Butler, Lynden Albert

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Lynden Albert Butler
12 July 1895 – 15 November 1938
Place of birth London, Ontario
Place of death Sudbury, Ontario
Allegiance Canada
Service/branch Canadian Army
Years of service 1913-1919
Awards MM
Lynden Albert Bultler (12 July 1895 - 15 November 1938) was a Canadian soldier who served in the Great War as a member of 1st Canadian Divisional Signal Company.

Personal Life

Lynden was born at London Ontario on 12 July 1895. His parents were Walter H Butler and Sophia Younginger. and he may have had one full brother, one full sister and two half-brothers and two half-sisters from his fathers first marriage.[1]

His occupation prior to the war is listed as electrician.

Service

Lynden listed one years previous service with the 26th Regiment Canadian Militia and one month with the Canadian Signal Corps when he attested for service at Valcartier on 23 September 1914. He proceeded overseas with 1st Canadian Divisional Signal Company and arrived on the Western Front on 15th February 1915. He served with No.3 Section from 31st July 1915 supporting the 2nd Canadian Brigade. Butler was appointed to Lance Corporal on 22nd January 1916, but was then deprived of his stripe on 4th June 1917 as a result of drunkenness when on active service.

During the Third Battle of Ypres when in action on 15 August 1917 during the attack on Hill 70, Lynden was wounded in action and awarded the Military Medal.[2] He was severely wounded to his right shoulder during the action of 15 August 1917 and was admitted to 18 General Hospital at Camiers the next day. He returned to the unit on 21 September after his recovery.

Lynden was posted to England on 29th March 1919, he returned to Canada on 5th May 1919 and was discharged on 16th May 1919.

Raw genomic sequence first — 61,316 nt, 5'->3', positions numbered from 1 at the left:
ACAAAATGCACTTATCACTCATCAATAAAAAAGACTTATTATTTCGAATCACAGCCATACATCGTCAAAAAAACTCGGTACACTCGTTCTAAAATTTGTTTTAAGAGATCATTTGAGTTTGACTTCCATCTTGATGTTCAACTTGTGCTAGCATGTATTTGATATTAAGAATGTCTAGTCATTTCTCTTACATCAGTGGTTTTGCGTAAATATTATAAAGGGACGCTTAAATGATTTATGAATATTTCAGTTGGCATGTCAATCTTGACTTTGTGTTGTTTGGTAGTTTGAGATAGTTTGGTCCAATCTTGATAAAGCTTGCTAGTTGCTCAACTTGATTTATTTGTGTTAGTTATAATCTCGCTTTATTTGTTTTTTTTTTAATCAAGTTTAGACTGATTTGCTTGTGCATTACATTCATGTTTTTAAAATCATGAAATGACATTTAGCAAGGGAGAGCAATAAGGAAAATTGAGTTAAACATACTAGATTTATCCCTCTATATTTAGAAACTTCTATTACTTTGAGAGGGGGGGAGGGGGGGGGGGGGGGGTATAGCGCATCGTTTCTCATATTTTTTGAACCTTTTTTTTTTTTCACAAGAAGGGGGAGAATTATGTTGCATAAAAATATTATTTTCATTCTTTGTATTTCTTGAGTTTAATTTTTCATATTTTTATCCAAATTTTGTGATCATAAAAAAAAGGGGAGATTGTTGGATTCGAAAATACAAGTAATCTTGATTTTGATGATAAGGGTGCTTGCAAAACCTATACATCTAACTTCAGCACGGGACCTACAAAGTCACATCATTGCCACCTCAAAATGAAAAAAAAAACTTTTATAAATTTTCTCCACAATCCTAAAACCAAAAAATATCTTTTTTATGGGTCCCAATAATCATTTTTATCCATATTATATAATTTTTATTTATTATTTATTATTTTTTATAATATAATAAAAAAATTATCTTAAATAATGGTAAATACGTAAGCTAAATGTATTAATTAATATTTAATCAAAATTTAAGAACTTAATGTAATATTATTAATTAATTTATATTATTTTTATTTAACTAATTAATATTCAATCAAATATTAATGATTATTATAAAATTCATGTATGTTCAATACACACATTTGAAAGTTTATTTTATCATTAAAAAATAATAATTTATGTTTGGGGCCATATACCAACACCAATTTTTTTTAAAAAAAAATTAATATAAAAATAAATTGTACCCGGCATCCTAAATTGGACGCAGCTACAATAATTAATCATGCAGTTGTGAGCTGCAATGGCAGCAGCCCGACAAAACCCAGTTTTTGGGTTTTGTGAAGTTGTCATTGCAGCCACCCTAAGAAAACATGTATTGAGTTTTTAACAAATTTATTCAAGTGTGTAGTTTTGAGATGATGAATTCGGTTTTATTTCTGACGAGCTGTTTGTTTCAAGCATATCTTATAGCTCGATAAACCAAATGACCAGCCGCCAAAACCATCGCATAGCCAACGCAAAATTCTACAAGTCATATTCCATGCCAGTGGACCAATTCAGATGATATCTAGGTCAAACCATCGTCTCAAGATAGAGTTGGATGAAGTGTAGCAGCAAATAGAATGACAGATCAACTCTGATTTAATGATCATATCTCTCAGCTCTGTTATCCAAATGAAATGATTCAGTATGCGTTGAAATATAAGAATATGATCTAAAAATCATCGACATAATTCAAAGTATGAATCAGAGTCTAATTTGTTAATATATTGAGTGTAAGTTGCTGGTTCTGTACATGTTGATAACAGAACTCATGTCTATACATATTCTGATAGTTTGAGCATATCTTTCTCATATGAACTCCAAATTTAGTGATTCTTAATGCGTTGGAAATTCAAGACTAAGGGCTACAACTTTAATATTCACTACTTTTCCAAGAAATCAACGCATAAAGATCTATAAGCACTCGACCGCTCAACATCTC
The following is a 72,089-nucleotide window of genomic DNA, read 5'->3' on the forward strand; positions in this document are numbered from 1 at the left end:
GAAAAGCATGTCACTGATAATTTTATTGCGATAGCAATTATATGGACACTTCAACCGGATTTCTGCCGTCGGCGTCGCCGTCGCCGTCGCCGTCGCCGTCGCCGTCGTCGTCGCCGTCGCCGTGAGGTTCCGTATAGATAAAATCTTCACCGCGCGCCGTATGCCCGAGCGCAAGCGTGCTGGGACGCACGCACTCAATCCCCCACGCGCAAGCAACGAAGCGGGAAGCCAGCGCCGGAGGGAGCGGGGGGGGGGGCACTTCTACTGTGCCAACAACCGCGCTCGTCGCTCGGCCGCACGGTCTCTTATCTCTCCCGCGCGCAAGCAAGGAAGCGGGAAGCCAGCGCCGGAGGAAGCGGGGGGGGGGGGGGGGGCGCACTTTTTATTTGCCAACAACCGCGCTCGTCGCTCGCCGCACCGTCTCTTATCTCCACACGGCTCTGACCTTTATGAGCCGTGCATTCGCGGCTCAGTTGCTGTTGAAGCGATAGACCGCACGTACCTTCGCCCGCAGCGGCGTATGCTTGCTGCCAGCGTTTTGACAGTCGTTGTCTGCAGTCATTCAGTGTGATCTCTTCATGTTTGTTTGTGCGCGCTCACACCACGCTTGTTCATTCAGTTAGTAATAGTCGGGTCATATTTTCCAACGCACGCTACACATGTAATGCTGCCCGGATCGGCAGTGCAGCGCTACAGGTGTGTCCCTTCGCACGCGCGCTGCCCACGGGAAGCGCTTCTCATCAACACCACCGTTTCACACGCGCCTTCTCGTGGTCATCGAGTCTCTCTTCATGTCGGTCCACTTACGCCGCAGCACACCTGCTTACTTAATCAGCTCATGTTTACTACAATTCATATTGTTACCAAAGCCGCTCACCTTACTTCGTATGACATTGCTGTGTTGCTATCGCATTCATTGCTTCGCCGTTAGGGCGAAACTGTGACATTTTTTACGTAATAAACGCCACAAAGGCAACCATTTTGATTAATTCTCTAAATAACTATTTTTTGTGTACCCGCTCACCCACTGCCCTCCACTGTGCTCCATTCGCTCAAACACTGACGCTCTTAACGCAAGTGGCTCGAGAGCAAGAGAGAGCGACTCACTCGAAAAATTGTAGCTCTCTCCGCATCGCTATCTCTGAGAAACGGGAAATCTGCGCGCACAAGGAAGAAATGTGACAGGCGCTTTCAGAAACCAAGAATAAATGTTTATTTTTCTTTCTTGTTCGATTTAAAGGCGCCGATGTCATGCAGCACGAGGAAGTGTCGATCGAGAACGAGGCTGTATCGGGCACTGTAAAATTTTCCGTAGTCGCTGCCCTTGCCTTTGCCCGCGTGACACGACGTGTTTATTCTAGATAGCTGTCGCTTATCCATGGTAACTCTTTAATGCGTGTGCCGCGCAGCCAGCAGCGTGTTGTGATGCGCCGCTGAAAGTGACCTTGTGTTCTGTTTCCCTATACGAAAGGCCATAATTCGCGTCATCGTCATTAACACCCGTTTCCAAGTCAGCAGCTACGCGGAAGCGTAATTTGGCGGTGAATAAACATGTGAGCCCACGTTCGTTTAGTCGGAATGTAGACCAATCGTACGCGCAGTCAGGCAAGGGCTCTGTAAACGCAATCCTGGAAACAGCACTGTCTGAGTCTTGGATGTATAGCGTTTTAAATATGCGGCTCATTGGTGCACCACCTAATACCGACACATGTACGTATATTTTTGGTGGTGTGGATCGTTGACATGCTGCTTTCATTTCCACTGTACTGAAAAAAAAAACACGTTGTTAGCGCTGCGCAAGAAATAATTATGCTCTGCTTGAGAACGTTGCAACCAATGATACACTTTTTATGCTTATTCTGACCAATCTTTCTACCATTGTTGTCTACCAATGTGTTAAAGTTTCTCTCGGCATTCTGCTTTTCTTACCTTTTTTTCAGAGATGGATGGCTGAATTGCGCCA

Military Medal

The awarding of his Military Medal was announced in the London Gazette of 16 November 1917.[2] His recommendation for the Military Medal, related to the Battle of Hill 70, read:

For conspicuous gallantry on Aug 15th 1917. He maintained communication with a forward O.P. which was continually under intense enemy fire. The wires were at times totally destroyed but he immediately laid new ones. His pluck and determination was splendid. He was seriously wounded.

After Service

He appears to have married Dora Lethbridge Wallis at Chatam, Ontario on 30 November 1923[3] but contradictory, his death certificate records his wife as Lucille.[4]

He died as a result of coronary thrombosis on 15 November 1938.[4]

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References and Notes

  1. Non-referenced information from Ancestry.ca.
  2. 2.0 2.1 The London Gazette, Supplement 30389. 16 November, 1917. Page 11975.
  3. Archives of Ontario; Toronto, Ontario, Canada; Registrations of Marriages, 1869-1928; Reel: 651
  4. 4.0 4.1 Archives of Ontario. Registrations of Deaths, 1869-1938 (MS 935, reel 612). Archives of Ontario, Toronto, Ontario, Canada.